2012 brought us an abundance of memorable travel happenings. From space explorations to international sporting events and then some unfortunate travel stories, we’re paying tribute to the year gone by.
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Costa Concordia: Tuscany’s Giglio Island, 13 January 2012
Twice as heavy as the Titanic and officially the largest passenger shipwreck (by tonnage) in history, the Costa Concordia has become the biggest and most complex recovery ever attempted.
What began as a week-long Mediterranean cruise, soon plunged into an international disaster when the cruise liner, while doing a ‘sail-by’ of Giglio’s port, struck a reef, tearing a 230-foot gash in its side. It took six hours to try evacuate the 4,300 passengers and crew on board, with some people resorting to jumping into the water for safety. 32 lives were lost that night, but not that of the infamous Captain Francesco Schettino, who reportedly only abandoned ship when he "accidentally tripped" into a lifeboat.
The Costa Concordia now rests in the shallow waters of Giglio Island’s protected marine area, which the Italian authorities are determined to preserve. As such, a £187 million project is under way to recover the 950-foot ship in one piece.
Luckily one passenger got a slightly happier end to the whole ordeal when he was notified that his luggage would be returned to him - it washed ashore 17 miles away, nine months after the ship sank.
Titanic Centenary: Atlantic Ocean, 8 - 19 April 2012
We all know the story: on 10 April 1912 the world’s (then) largest and most luxurious ocean liner set off on her maiden voyage from the excited docks of England to the captivating city of New York. Days later, however, the unthinkable happened and the "unsinkable" ship met her fateful end in the icy waters of the Atlantic Ocean.
100 years on, 2012 brought the Titanic Centenary, honoured by a Memorial Cruise from Southampton and an Anniversary Cruise from New York, which met at the very same place that the Titanic sank. Retracing the exact route sailed by the ill-fated ship and in memory of the 1,500 people who lost their lives, they held a memorial service accompanied by a moment of silence and the sounding of the ship's whistle in the dead of night, and three floral wreaths were cast into the lapping waves below as the names of the lost souls echoed across the deck.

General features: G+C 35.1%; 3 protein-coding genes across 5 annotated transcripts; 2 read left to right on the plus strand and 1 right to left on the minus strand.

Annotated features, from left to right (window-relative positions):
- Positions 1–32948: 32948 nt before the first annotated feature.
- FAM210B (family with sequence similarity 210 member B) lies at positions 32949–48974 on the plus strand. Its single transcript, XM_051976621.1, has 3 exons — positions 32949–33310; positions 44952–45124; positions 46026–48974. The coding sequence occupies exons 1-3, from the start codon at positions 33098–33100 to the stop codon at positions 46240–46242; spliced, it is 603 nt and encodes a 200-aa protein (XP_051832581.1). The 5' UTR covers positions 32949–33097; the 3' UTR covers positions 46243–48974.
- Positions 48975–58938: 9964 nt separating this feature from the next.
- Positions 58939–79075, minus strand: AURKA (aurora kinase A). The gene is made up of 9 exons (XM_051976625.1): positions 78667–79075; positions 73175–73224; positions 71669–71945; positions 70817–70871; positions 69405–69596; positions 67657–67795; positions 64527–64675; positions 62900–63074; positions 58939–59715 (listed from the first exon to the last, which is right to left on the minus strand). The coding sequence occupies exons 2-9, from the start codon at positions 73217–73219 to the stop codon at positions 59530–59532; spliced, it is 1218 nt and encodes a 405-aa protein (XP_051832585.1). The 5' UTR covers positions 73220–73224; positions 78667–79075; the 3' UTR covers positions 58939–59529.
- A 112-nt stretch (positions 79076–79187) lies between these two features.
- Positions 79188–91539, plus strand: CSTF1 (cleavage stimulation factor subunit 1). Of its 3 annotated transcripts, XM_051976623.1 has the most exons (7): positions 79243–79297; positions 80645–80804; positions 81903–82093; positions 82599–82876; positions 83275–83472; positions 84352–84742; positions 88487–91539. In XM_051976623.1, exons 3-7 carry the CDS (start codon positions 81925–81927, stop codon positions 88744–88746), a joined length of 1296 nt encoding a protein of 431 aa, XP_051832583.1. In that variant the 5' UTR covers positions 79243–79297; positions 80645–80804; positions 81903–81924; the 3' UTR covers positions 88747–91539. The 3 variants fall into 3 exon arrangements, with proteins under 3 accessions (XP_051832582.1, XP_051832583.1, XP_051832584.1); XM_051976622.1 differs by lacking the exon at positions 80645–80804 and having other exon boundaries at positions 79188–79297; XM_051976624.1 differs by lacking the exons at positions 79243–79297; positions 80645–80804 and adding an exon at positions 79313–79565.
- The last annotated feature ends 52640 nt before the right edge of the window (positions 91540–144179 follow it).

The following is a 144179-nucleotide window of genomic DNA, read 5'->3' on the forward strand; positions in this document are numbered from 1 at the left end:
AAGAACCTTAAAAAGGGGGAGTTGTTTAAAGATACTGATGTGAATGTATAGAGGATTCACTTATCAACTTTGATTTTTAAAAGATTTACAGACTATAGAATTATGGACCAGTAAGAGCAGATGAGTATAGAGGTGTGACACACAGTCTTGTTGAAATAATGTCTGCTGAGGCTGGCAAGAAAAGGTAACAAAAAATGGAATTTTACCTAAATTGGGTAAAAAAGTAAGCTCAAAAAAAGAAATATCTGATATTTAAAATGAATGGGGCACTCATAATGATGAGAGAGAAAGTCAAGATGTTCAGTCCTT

Although undoubtedly an emotional remembrance, the cruise offered people (including many descendants of Titanic passengers) the opportunity to relive the best of the Titanic - with lectures, period costume dress-up evenings and the original Titanic dinner menu engulfing them in the spirit of the famous ship.
Indonesian Earthquake: Sumatra, 11 April 2012
The 8.6 magnitude earthquake that struck off the coast of Sumatra not only caused concern about death, destruction and tsunami threats, but also brought back vivid memories of the catastrophic 2004 tsunami, in which 230,000 lives were lost.
Striking at a depth of almost 14.2 miles underwater, the 3-minute quake was the 13th strongest since 1900 and the largest strike-slip (lateral displacement of tectonic plates) earthquake ever recorded. It was felt from the Maldives to Australia, and people in Indonesia, Thailand, India and Sri Lanka fled their homes and offices in fear of a tsunami and destructive aftershocks. Thankfully, the horizontal movement (unlike the vertical movement of the 2004 quake) resulted in only a wave 3.3 feet high and the tsunami warning was revoked. Although the effects were relatively limited, there were however 111 aftershocks above magnitude 4.0, reports of 10 deaths and a few more serious injuries.
Queen’s Diamond Jubilee: London, 2 - 5 June 2012
The Diamond Jubilee marked her Royal Highness’ 60-year reign. National celebrations officially commenced with the Epsom Derby attended by the Queen, but throughout the UK and abroad people held high tea and street parties to commemorate the historic occasion and show their allegiance or affiliation to the British Monarchy.